The story was recently told to me about a Facebook user who updated her status message to announce the death of her grandmother and the grief she was feeling because of the loss. Her friend’s mother, a Facebook newbie, read the status update and clicked Facebook’s "Like" option. Was this a Facebook faux pas or a way to express condolences in the era of social networking?
We are all trying to make sense out of how to deal with death when it comes to Web 2.0. Here are some questions that arise with regard to social networking when a loved one dies.
What can Facebook teach us about grief?
In her Christian Science Monitor article
, grief expert Diana Nash writes, "After the typhoon in Indonesia, after the deaths of Patrick Swayze and Michael Jackson, after school shootings, and in the wake of suicides, young people in mourning are now turning to social networking sites such as Facebook for support. This raises the question: Are social networking sites a better spiritual partner than a church, mosque, or temple? If you search for ‘In Memory of…’ on Facebook more than 100,000 results pop up."
Clearly, young people are using social media sites like Facebook as an outlet for their grief. Facebook is a community populated by one’s friends in which those grieving can express themselves without censoring one’s emotions. Many people who were not comfortable talking about personal matters like grief and mourning feel comfortable sharing a few words on the computer to their network of linked friends.
What is the etiquette for announcing a death on Facebook?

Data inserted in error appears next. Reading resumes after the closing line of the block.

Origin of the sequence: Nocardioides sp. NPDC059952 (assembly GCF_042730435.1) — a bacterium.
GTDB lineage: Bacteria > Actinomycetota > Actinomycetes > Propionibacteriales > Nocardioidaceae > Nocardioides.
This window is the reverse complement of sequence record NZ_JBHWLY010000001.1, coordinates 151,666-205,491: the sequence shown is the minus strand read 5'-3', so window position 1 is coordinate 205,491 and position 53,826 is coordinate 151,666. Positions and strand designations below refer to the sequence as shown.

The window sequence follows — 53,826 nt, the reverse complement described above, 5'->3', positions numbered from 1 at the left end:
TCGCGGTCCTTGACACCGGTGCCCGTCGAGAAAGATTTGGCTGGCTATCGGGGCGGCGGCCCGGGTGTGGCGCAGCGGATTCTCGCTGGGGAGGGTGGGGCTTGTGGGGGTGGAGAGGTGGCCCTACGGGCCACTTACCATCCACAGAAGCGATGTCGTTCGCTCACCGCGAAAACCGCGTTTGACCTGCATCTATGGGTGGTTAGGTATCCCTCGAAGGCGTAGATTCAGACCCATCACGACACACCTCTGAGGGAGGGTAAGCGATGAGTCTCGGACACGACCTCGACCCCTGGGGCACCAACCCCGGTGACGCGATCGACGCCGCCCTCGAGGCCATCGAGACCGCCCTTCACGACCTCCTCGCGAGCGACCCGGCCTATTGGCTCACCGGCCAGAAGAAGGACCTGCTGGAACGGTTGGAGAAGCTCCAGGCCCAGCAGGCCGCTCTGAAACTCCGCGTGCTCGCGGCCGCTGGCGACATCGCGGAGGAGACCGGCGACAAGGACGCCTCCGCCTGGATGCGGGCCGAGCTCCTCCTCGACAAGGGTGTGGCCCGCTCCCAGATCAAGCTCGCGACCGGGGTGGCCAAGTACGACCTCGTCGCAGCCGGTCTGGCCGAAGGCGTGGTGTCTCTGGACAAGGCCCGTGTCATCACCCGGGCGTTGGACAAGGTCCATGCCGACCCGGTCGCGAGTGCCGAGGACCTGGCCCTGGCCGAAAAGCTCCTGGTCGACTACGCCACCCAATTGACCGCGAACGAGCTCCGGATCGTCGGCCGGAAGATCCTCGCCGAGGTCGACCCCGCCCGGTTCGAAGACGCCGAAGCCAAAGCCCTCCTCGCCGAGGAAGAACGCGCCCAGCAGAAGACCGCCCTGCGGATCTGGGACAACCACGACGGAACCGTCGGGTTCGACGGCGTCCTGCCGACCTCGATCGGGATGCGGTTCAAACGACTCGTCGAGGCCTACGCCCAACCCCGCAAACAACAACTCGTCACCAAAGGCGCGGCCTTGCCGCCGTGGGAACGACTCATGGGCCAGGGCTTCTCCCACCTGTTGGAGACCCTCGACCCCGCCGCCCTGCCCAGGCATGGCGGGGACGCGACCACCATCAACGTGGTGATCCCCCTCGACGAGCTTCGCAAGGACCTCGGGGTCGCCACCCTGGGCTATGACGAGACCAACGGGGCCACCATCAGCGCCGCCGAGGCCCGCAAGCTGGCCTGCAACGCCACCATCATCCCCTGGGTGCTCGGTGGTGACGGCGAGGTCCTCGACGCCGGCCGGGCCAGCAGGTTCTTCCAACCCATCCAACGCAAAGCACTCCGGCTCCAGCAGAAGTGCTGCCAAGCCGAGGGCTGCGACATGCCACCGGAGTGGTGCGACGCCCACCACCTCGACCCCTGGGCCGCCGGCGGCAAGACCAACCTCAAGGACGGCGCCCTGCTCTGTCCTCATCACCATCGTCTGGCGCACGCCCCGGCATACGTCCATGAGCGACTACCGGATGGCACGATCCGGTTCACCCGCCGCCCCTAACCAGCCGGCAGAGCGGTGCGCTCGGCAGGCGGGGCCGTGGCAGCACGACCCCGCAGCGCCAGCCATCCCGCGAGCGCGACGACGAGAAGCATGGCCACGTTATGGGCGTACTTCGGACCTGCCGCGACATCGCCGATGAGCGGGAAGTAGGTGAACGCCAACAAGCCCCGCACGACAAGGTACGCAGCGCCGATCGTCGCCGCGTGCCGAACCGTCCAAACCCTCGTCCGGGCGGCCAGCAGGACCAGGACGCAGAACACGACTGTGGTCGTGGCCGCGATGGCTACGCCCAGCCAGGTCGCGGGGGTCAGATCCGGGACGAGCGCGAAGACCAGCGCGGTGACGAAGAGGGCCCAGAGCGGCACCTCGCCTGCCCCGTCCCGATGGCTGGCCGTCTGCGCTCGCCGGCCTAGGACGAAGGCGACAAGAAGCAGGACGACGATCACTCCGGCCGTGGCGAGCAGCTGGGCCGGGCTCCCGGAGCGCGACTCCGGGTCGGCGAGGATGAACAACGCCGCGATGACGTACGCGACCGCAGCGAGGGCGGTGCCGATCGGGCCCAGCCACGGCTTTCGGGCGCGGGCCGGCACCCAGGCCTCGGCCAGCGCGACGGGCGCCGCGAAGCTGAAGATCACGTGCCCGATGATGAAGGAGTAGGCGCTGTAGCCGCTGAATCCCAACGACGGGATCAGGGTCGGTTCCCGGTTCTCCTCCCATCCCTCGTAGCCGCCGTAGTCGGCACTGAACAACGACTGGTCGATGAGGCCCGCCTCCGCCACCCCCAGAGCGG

Over the past couple of years, I have seen an increasing number of deaths announced through status updates on Facebook. When someone hears of a person’s passing and immediately updates his status by expressing his grief, the modern form of the condolence book has been set up. Others are now free to comment on that status update by offering their condolences to the bereaved, sharing a memory of the deceased, or expressing their own grief about the loss.
Certain questions arise before announcing to the Facebook community through a status update that someone has died. Perhaps the immediate family wants to make this announcement itself? Perhaps the survivors want to wait until certain decisions are made before informing the public (e.g., funeral arrangements)? If the death was tragic or unexpected, the delicate wording of the "announcement" is critical.
What is the status of the deceased’s Facebook page?
An October 28, 2009 article in TIME
focused on this very subject. TIME reported that "In an Oct. 26 blog post
, Max Kelly, Facebook’s head of security, announced the company’s policy of ‘memorializing’ profiles of users who have died, taking them out of the public search results, sealing them from any future log-in attempts and leaving the wall open for family and friends to pay their respects. Though most media reports claimed this was a new Facebook feature, a spokeswoman for the company told TIME that it’s an option the site has had since its early days."
If this policy had been around, why did Facebook’s Max Kelly decide to publicize the memorializing of profiles in a blog post? When Facebook rolled out its new version a few days prior to Kelly’s blog post, a new feature automatically generated "suggestions" of people to "reconnect" with. On a personal note, I’m still receiving the automated suggestions by Facebook that I should reconnect with my deceased uncle. (Thank you Facebook, I try!)
Kelly’s explanation of how to put a deceased loved one’s Facebook page in the special category generated a lot of attention. To date, there are over 2,300 comments on his post.
Assuming that a family chooses to not put its deceased loved one into the Facebook memorial vault, what is the etiquette with regard to the ongoing maintenance of the deceased Facebook page? Should a family member gain access and manage the page? After all, what if someone posts a comment on the deceased’s Facebook that the family wants removed?